“Look carefully and listen slowly and pay attention.” Twice the LORD gave Ezekiel these instructions when showing him the plans for rebuilding the temple in Jerusalem.
The Lord has not called me–at least not as far as I can discern–to start measuring the lengths of walls. But I believe he has called me–has called all of us–to be people who rebuild, restore, and repair what is broken in the world around us. And it’s that very call that motivates me to lean in close–to “look carefully, listen closely and give attention”–so that I do not miss his directions for me or misconstrue what he has to say.
I believe he has called me–has called all of us–to be people who rebuild, restore, and repair what is broken in the world around us.
In particular, I’m leaning in to listen to what he would say to me about my engagement with social media.
For nearly a decade I have wrestled with the concept of platform-building. I’ve had editor-friends offer me theological rationales for it. I have a sense of the market trends that would seem to make it necessary. I have been told that I don’t have to be a standout on multiple platforms–simply having a presence on Twitter would do.
But the theological rationales have left me wanting. The market trends make me ask, “What’s the third way? What’s the other option we haven’t considered yet?” And most of what I see on Twitter causes desolation as opposed to consolation or inspiration. Some of that could be due to my own self-righteousness. But some of that is due to a lack of charity and some to too many people playing the role of prophet.
I have many friends who engage social media well, many who have done the work of posting true and beautiful content week after week after week. Some have beautiful paradigms for seeing their social networks as a place to offer hospitality. Some seek to offer spiritual counsel. Others, spiritual care.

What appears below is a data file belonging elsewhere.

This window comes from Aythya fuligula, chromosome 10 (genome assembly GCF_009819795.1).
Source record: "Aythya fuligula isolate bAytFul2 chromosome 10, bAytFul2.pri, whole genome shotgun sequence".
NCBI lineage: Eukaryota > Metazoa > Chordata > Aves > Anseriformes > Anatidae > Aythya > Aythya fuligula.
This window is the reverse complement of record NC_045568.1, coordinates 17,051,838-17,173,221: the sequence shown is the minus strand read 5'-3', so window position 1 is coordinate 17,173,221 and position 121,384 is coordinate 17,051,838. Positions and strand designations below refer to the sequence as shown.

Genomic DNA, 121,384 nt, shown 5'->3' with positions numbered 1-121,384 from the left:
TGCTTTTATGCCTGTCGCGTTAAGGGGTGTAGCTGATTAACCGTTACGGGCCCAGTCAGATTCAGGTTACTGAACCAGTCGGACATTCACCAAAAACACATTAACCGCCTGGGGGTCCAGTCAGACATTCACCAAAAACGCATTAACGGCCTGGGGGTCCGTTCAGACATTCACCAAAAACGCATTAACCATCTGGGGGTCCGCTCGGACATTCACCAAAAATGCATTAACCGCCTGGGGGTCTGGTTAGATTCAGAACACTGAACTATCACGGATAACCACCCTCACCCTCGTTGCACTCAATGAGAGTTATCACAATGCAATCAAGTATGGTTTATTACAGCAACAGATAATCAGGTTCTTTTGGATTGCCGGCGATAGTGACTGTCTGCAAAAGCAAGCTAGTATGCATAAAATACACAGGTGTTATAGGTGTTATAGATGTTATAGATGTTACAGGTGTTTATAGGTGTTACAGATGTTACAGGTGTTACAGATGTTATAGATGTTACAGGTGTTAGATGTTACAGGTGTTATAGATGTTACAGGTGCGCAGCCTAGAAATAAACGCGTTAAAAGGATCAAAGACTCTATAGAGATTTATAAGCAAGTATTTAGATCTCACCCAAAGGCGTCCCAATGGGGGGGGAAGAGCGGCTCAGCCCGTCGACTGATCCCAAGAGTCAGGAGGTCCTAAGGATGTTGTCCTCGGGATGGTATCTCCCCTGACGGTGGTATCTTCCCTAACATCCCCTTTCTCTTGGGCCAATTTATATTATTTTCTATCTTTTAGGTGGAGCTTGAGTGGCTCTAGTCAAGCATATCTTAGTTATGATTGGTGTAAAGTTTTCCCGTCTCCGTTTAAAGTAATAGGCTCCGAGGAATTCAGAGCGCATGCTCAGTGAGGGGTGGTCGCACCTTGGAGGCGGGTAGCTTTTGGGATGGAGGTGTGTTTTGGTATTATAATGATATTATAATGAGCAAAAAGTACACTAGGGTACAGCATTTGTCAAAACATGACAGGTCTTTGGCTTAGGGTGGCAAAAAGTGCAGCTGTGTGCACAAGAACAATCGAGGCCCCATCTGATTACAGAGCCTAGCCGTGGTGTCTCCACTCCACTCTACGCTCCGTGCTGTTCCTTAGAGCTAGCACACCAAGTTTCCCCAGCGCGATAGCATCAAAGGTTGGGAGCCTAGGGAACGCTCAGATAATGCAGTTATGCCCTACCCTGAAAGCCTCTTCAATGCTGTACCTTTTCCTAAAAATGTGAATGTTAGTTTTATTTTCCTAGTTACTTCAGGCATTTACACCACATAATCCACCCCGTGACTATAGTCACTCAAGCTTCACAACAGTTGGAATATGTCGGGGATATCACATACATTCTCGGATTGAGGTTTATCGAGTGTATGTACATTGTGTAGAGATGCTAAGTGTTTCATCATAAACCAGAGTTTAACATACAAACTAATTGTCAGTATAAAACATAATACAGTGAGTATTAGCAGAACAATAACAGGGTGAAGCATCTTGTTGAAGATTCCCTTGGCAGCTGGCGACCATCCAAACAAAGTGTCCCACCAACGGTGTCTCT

But my conscience is not clear about my engagement, despite all of these frameworks for wise practice.
This morning, I came across a quote in a completely unrelated Christianity Today article that captures my inner turmoil about social media: “‘To what degree am I being influenced by what Jesus wants me to do or to what degree am I internalizing or reflecting what the broader society says I should prioritize?'”
When it comes to posting on social media to whom am I listening? Am I listening to the Christian publishing industry? Or am I listening to the voice of God?
Am I listening to the voice of God?
Perhaps God will ultimately tell me that the social media presence is the way. But until I have more clarity on that, I am hesitant to walk in it. Since Christmas, I’ve posted very little on social media. My Buffer queue has been empty for weeks. I have alotted no time for developing a content strategy. And while I am filling the pages of a notebook with thoughts that I could post, I question whether or not I should.